“Generosity is a subjective term and it’s misleading to suggest the research offers insight into a specific age group’s generosity. There is simply no evidence in the research and no basis to make this claim.”
4.) I THOUGHT OLDER PEOPLE GAVE MORE TO CHARITY?
The study contradicts other research that says older people are more likely to donate financially and more likely to convert at higher rates online than younger donors. If we take this study’s findings at face value, we will ignore research and analysis that suggests the opposite – that Baby Boomers and Builders give more frequently, and give at higher values and in more ways than Generation Y.
Without acknowledgement of the broader sector findings, the study lacks credibility.
5.) WHY ARE MILLENNIALS DONATING? WHAT TRENDS MIGHT BE INFLUENCING THEIR PHILANTHROPY?
Charitable giving among Generation Y is growing according to transactional research by Roy Morgan and Pareto Fundraising. But the interesting part is why.
Having an understanding of the generational trends, the fundraising tactics and the channels employed will give research like this more context and help decision makers use the findings more effectively. Presenting these findings in isolation could lead to misconceptions about the opportunity.
Increasing sophistication of Australian charities and superior digital technology is driving more giving among younger Australians – who are increasingly social, digital, mobile, and educated. But these trends also make it more challenging (and expensive) to recruit and retain young people.
Fundraising peer-to-peer events
At the same time, technology is making it easier for donors to give to their peers, support community events and fundraise for a cause of their choice. The growth of these activities has led to significant numbers of new donors. But this growth is coming too quickly to be manageable. Charities successful at recruiting Generation Y and Z through peer-to-peer and community events haven’t yet learned how to retain those new donors.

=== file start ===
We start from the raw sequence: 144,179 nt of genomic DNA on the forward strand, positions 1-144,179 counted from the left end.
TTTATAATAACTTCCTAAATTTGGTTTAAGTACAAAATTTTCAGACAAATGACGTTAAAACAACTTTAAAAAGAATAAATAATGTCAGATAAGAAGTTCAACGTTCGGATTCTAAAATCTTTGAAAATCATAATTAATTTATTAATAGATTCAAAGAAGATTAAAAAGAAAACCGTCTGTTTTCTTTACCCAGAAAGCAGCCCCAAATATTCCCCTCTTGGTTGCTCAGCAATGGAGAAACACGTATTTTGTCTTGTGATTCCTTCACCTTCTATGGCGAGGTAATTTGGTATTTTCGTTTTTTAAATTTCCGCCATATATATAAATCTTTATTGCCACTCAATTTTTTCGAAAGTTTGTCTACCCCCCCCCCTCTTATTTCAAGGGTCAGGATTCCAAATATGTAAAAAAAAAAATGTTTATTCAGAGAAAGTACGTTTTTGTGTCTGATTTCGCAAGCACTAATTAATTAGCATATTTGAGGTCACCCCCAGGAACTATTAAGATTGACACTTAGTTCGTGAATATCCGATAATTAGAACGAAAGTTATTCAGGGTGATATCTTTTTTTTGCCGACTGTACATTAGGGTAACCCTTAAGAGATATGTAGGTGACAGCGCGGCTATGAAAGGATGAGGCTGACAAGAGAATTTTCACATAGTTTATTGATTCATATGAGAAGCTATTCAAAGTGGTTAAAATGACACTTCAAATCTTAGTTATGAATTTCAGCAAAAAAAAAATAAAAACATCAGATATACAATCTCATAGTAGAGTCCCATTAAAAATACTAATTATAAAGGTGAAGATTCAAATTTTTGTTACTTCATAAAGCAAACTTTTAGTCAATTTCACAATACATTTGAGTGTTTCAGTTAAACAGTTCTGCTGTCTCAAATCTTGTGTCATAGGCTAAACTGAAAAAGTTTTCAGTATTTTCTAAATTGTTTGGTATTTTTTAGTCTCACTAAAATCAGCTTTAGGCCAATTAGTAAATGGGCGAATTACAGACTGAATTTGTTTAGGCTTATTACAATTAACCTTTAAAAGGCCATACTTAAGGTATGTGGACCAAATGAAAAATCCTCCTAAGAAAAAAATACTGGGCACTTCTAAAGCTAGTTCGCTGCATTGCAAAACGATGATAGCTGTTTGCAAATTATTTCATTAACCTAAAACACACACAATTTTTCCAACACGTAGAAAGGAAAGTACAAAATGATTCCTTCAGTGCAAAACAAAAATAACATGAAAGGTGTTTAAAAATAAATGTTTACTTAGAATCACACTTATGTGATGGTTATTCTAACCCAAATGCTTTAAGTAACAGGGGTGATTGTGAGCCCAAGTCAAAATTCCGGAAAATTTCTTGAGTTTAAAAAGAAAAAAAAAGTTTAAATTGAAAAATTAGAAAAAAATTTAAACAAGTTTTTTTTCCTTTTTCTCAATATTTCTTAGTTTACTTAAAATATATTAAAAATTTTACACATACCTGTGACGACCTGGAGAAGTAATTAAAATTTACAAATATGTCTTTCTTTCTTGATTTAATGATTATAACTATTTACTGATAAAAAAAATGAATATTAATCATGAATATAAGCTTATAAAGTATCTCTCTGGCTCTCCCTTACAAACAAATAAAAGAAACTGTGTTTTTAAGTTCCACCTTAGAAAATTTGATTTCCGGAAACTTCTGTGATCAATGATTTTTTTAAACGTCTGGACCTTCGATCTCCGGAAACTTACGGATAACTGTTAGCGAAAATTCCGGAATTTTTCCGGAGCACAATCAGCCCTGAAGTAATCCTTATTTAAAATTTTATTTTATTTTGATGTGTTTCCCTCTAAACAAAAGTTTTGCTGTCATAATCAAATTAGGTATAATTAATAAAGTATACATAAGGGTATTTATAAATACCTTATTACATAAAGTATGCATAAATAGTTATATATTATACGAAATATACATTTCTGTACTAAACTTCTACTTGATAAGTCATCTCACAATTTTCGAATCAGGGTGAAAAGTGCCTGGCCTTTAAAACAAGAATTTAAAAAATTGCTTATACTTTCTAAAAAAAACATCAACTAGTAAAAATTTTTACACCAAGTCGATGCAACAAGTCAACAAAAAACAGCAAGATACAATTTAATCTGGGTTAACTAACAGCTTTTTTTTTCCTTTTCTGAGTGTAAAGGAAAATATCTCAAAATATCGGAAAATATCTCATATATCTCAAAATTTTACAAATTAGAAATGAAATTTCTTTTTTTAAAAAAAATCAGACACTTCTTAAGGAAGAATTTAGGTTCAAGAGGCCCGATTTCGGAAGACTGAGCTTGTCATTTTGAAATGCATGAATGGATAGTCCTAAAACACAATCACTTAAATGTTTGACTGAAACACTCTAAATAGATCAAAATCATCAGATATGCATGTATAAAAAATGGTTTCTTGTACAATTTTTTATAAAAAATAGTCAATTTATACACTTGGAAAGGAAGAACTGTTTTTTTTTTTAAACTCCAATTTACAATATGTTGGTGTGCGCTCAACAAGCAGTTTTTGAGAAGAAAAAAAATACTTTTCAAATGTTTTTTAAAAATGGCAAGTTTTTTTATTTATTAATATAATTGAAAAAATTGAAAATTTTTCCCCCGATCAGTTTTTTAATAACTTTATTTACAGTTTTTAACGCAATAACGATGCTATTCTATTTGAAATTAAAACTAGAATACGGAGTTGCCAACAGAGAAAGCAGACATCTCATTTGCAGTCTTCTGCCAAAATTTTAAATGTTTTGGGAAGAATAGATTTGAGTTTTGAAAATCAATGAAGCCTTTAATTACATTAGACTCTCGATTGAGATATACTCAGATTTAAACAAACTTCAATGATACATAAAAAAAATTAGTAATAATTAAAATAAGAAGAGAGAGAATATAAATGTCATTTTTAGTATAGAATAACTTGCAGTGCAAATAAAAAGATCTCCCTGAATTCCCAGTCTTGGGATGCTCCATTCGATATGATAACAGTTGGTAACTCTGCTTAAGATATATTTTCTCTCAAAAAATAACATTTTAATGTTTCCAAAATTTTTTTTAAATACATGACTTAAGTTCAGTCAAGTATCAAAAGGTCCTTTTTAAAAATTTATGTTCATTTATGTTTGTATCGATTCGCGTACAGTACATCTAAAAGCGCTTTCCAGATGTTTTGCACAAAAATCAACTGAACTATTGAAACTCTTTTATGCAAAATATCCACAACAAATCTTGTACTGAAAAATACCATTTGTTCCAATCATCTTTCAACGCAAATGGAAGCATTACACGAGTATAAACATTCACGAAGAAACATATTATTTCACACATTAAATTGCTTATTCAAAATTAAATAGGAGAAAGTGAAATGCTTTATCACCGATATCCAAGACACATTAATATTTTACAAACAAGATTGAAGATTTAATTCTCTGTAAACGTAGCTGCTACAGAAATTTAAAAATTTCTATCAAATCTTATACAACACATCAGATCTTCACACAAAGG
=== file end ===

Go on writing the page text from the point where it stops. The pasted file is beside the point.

Consequently, these activities are often unprofitable and usually less successful than fundraising that is focused on older donors – who have more time, more disposable income and can be targeted through traditional, less expensive channels.
6.) CHECKLIST TO HELP FUNDRAISERS EVALUATE RESEARCH
– Does the research draw from multiple sources, or does it rely on a single study to make assertions?
– Was the research based on quantitative data or self-reported responses? Was response bias considered in the research methodology
– What channels were used in the study? Does the channel make a difference and potentially introduce unwanted variables?
– Are their broader environmental, societal, political or economic trends that might be contributing to the research findings? What fundraising and philanthropy trends are happening in the background and are these acknowledged in the report?
If you take a close, critical look at the research that comes across your desk, and take the time to read the report in full before you make any decisions, you should be able to avoid acting on misleading information.
1 – Australian Giving 2019, good2give.ngo/wp-content/ uploads/2019/03/CAF-Australia-Giving-Report-2019. pdf, good2give, March 2019
2 – Summary Understanding Digital Behaviours Report, beconnected.esafety.gov.au, Australian Government, March 2018
3 – Gen Y emerge as Australia’s most generous givers, probonoaustralia.com.au/news/2019/03/ gen-y-emerge-australias-generous-givers/, ProBono Australia, March 2019
4 – Australian Community Trends Report, mccrindle.com. au/insights/blog/australian-community-trends-report/, McCrindle, 2017
5 – The Next Generation of Australian and New Zealander Giving, institute.blackbaud.com/wp-content/ uploads/2018/08/10013_NextGenerationOfGiving_2018_Australia_Final.pdf, Blackbaud, August 2018
6 – Pareto Benchmarking 2019, fpmagazine.com.au/ top-five-digital-trends-from-pareto-benchmarking-2019-367109/, Pareto Fundraising, May 2019
7 – Generation Z, 2qean3b1jjd1s87812ool5ji-wpengine. netdna-ssl.com/wp-content/uploads/2018/03/ GenZGenAlpha.pdf, McCrindle, 2019